The Yellow House Library: Creative Art in the Creeks
Schools in poor Nigerian communities pays less focus on art, or creative expressions. The emphasis is more conventional: arithmetic, English language and social sciences. And even schools in the cities also struggle to squeeze in art into their curriculum, leaving art outside the door of everyday school affairs. Art and creative activities has settled at the rear, often tagged 'extracurricular activies'. Children with truely gifted minds suffer from the stifling of artistic focus in the school systems. And those without much aesthetic potential also are missing out from the importance of creative art in their educational process.
But it is the children in the poorest of places that suffers the most. The economy of their families makes it that the thought of books or anything close to artistry is sideline for more 'productive' activities like farming, fishing or trades. Economic gain outweighs creative blessings. It is this sad reality that made Babafemi leave the city of Lagos, where he worked in a bar, making pepper soup, and by the side writing and submitting his works to various international journals. Bayelsa was the destination, a state in southern Nigeria, at the heart of the Niger Delta.
Babafemi Babawale was like every fruststrated writer, when the idea for the Yellow House library was born. The financial rewards for writers and extensively creative artist leaves many discouraged. He informed his mentor, an American writer Chiwan Choi (who later would become the Co-pioneer of the Yellow House Library with him) of his plans to sell off the piles of books his father left behind to generate money. "I told him that i wanted to sell the books my father left; I was broke!" Babafemi recounted. But then, and thankfully, Chiwan said "I would pay you for those books".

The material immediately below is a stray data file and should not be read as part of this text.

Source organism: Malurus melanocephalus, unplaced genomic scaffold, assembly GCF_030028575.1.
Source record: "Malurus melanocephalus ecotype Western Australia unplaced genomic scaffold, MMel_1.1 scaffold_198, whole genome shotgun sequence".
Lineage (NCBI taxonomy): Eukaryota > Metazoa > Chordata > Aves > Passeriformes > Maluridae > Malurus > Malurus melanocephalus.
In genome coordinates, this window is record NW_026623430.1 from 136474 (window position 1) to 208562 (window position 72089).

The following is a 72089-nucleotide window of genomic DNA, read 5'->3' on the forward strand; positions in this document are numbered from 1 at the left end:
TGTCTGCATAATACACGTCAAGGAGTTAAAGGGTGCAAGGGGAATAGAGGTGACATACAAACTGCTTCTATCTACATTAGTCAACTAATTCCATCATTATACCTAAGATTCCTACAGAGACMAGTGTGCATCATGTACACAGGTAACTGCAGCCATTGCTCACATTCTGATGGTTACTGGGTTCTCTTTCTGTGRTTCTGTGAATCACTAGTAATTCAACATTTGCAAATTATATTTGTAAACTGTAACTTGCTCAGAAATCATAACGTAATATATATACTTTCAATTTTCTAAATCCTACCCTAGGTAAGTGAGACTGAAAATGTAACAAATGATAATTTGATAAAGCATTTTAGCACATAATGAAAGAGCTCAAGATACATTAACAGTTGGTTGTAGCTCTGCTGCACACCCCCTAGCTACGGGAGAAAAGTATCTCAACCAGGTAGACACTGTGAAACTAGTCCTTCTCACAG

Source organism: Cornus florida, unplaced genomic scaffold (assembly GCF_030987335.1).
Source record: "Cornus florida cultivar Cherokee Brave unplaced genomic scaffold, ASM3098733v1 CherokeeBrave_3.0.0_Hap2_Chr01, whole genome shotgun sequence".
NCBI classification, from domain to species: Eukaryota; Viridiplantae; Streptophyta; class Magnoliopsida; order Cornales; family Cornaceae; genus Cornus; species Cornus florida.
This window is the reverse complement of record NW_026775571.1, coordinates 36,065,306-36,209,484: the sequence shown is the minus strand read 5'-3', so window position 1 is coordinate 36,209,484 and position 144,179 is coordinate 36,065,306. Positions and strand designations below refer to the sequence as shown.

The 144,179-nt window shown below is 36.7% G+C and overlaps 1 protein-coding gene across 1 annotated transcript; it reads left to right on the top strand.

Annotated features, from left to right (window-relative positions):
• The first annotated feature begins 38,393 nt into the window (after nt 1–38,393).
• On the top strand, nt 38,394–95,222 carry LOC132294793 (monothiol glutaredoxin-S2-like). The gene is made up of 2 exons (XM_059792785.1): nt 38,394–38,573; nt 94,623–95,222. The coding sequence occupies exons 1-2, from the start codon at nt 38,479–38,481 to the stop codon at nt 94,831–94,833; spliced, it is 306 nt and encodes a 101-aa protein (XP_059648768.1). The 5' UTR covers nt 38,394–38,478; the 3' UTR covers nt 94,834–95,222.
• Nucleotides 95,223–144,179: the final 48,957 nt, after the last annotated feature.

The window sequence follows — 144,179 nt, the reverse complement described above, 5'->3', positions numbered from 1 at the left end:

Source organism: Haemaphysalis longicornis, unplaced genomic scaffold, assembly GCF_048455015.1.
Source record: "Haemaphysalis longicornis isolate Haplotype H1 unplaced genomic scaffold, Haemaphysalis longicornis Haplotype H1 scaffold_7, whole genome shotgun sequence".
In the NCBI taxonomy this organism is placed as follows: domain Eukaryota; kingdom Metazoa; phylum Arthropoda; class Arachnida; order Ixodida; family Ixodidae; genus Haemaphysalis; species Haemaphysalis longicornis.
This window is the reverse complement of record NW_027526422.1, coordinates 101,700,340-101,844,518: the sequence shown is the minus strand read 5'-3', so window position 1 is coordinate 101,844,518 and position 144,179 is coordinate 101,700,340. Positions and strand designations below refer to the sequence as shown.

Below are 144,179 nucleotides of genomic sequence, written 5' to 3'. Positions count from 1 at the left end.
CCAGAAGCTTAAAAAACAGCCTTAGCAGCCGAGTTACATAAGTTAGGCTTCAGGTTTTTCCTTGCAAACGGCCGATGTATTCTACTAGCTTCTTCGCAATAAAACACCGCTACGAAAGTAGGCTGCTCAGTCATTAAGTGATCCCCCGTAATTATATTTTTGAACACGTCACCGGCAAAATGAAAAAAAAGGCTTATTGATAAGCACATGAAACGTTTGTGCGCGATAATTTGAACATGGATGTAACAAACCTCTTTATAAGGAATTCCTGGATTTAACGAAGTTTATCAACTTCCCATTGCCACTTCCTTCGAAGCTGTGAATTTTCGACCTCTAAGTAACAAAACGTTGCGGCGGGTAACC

The dream for himself and the Yellow Library has been specifically to 'expose the creative part of the child' as he succinctly put it. His first week in the poor community of Bayelsa were hectic and as he admitted "I was already regretting my decision to move down to Bayelsa." He slept in the small shop rented specifically for the Yellow House Library for months, while going to different schools to tell them what the Yellow House was about. Schools received him and his ideas well; it was new and free! Nigerians loves things that come free, but also in the same enthusiasm house a pessimism towards free things. But overall, the project was welcomed well.
Books: 'One Essential Part of Life'
Do Africans read? Babafemi Babawale has an unequivocal response: "just attend one of our reading sessions". At every reading sessions you can find the enthusiasm in the faces of the children as they are ready to be read to by writers all over the globe, from classical poetry, to indigenous novels. Many of the children are coming from far distances.